Anger Management

I made a really important decision this afternoon while at the gym. (Yeah, that’s right, this afternoon. I didn’t go pre-dawn, the way I ordinarily do. But I went, OK? I went, and I look fabulous, and feel even better, so don’t give me any lip. Or tongue. Please.)
Anyway … I made a decision while forced to witness, thanks to my ridiculously sharp peripheral vision and hearing, the fortyish, blondish, plaid-shorts-and-big-T-shirt-wearing, no-range-of-motion-at-all-and-legs-barely-moving, Stairmaster-leaning-to-the-point-of-draping, yes-my-outfit-is-from-Land’s-End LOSER two machines to my left take call after call and make call after call on the cell phone that she kept on her magazine tray (yes, she was reading too, because such an important go-getter certainly must multi-task!!!).
Instantly, of course, I felt nothing but disdain (for her outfit) and disgust (for her “workout”) and … rage (for everything else) … and I really wanted to, well, you know, say something, as I have done in the past with other people. Because, you see, I’m a bit militant about propriety in certain situations. I know that comes as a complete surprise. I dunno. I just have this thing about people not heeding the signs that say not to use cell phones on the gym floor. If you can read, you can heed. (I just made that up. Isn’t it pretty? Don’t steal it.)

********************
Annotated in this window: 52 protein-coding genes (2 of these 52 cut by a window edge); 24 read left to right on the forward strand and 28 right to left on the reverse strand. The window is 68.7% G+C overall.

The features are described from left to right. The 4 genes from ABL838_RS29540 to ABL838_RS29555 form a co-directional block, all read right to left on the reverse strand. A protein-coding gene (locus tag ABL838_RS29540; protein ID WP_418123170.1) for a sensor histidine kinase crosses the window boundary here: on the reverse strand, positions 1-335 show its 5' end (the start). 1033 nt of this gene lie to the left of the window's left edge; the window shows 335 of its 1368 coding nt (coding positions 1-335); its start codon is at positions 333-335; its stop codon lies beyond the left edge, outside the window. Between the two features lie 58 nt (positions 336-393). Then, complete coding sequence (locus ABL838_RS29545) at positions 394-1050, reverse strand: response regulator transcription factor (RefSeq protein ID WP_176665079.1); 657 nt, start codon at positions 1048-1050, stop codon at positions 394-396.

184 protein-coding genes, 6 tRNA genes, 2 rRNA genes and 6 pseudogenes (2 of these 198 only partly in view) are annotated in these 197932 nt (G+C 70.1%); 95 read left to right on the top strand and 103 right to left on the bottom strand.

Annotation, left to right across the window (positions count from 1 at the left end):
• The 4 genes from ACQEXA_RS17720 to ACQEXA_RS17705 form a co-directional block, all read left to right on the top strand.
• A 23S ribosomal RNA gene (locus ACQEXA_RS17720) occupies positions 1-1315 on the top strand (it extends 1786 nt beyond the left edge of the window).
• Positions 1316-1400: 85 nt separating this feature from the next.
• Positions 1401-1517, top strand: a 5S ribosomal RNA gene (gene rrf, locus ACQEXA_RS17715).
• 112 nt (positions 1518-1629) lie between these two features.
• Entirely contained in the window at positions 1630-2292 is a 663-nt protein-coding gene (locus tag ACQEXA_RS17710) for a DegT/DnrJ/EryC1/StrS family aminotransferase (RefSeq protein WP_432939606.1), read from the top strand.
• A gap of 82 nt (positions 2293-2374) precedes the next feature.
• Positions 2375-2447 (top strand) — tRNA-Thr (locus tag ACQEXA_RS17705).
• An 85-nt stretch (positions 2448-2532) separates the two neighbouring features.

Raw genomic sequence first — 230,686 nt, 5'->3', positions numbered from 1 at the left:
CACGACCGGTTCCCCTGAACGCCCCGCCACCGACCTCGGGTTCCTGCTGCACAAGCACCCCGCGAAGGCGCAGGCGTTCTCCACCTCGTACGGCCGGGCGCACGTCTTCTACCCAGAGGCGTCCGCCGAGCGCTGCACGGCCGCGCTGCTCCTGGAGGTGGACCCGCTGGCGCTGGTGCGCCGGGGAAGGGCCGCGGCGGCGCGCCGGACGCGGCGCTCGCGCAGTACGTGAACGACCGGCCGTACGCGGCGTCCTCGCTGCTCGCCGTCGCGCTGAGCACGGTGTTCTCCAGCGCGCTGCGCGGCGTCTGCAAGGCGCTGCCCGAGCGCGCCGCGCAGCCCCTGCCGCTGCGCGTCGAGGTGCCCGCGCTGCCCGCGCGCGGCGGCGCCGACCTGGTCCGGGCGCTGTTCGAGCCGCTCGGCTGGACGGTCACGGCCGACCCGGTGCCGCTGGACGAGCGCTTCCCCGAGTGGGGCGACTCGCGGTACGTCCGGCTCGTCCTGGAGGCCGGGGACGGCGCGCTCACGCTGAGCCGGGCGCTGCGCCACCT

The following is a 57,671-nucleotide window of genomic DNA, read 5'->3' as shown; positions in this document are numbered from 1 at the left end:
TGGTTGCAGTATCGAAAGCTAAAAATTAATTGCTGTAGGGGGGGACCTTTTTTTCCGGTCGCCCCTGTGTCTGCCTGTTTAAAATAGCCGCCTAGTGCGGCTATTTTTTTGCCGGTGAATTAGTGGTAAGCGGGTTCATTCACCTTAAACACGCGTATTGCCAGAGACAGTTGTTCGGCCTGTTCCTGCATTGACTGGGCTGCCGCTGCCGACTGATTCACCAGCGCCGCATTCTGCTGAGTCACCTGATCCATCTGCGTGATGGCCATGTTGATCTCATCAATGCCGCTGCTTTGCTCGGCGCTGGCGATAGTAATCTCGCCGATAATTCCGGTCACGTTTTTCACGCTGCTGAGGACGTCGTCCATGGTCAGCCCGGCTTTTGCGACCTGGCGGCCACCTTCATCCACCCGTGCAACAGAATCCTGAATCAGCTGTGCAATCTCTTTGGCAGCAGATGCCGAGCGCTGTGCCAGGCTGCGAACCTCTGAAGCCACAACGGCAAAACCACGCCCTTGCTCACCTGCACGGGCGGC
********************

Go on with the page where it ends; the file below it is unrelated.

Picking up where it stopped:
The decision was this: I am not going to confront people who may be important, because you never know who that person may be. Who knows. This woman, so obnoxious and clearly in such high demand, could be a casting agent, or a publisher, or a really inexpensive housekeeper. So to play it safe, I made a pact with myself not to display my anger unless and until I find out that the object of my rage is just some regular ol’ useless schlub with nothing to offer me.
Because I can just see it happening, like in a bad sitcom (take your pick): I go into an office with something to offer. I’m a little nervous. (OK, more than a little.) I’m waiting (and have been for three hours) to meet the person who is going to decide the fate of my project. The receptionist finally tells me to go on in. The camera (remember, this is a sitcom) pans up from the floor and eventually settles on the honcho’s face. She is, of course, the very same LOSER I’d unleashed 10,000 gallons of my choicest rage on the day before. She recognizes me immediately. Arches her eyebrow. Doesn’t extend her hand. And then the camera cuts to me … gasping and crying and running out of the room. And tripping on something. And dying.
So I said nothing.
P.S. The surgeons at Mt. Sinai tell me they can reattach my tongue. Hooray!